McNally Smith River Rocks Festival on Harriet Island

We left the house not once, but twice this week. This event was on a Saturday evening, and we waited until the day of the event to make our decision to go based on the weather. But the weather was absolutely perfect for a night of music outdoors.

I’d never been to Harriet Island, even though I’ve lived in the Twin Cities for 15 years. (I didn’t feel badly, though– the last time my husband was there, he saw New Kids on the Block at the height of their popularity in 1990.) It’s a great setting for an outdoor show and there’s a nice view of St. Paul and the Mississippi River.

The weather, as I mentioned before, was perfect. No rain, no humidity, few bugs, not too warm, not too cool even when the sun went down. The slightest hint of a breeze, temperatures in the upper 70s. September is my favorite weather month in Minnesota, and this night demonstrated exactly why.

We arrived at the festival in the middle of The Roots’ set. They were energetic and fun, although their music was more of a backdrop for us as we explored the area.

We found a place to sit for Mike Doughty’s set. There were several people standing near the front of the stage, then there were several people sitting on the ground farther back, which is where we planted ourselves. Some guy brought hacky sticks (better demonstrated on video here, although what we saw was just one guy and it wasn’t nearly as entertaining, except for the part when one woman walked by and tried to knock the sticks out of his hands).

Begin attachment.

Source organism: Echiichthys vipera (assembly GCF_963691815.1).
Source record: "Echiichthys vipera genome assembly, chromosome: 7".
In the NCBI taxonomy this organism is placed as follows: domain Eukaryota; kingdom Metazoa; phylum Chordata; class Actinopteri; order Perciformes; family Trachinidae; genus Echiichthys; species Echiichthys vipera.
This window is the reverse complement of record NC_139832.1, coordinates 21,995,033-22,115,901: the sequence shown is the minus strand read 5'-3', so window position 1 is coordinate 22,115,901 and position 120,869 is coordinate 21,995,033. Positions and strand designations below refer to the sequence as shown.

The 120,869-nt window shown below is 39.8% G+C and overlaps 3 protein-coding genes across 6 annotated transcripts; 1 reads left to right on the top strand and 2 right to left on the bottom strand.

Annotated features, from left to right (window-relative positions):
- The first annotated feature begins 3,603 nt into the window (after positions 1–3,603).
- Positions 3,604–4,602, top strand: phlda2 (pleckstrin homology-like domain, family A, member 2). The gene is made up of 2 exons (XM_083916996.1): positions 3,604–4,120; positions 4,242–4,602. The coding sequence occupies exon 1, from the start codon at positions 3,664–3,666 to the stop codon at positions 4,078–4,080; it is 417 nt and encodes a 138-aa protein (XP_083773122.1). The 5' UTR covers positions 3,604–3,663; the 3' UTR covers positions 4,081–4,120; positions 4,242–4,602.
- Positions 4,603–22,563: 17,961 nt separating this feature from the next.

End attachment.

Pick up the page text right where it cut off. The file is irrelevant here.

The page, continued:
Doughty began his set with “The Grey Ghost” and played other familiar songs like “Janine” and “Circles”. He finished with “27 Jennifers”. In between, he debated whether or not to remove his sunglasses (he didn’t want to seem distant, but didn’t want to look squinty), made light of Al Franken’s swearing, did plenty of swearing himself, encouraged people to request Semisonic to play “It’s Raining Men”, and had other fun banter with the cello player, whom he referred to as “Scraps”. It was enjoyable, but we felt disconnected because we were sitting so far back, and people around us weren’t as into the music.

We moved closer to the stage for Semisonic, and were about 20 bodies back from the stage. There were no surprises in the set, but it was comforting and familiar. They started with “F.N.T.” and ended, appropriately, with “Closing Time”. They had an interesting take on “Sculpture Garden”, slowed down and a little more funky with the bass line more prominent, but I loved it. They had the crowd singing along to “Delicious” and “Singing in my Sleep”.

The always available Ken Chastain (he pops up at a lot of local shows) joined them on percussion and keyboards and made a solid contribution. It was enjoyable to see Dan and John rock out (a departure from Dan’s singer-songwriter solo performances and John’s jazzy covers with The New Standards), and it was great to see Jake. The set seemed slightly more mellow than some of their previous shows (perhaps the influence of their more recent projects), but it was still fun to see them shaking their collective thing.


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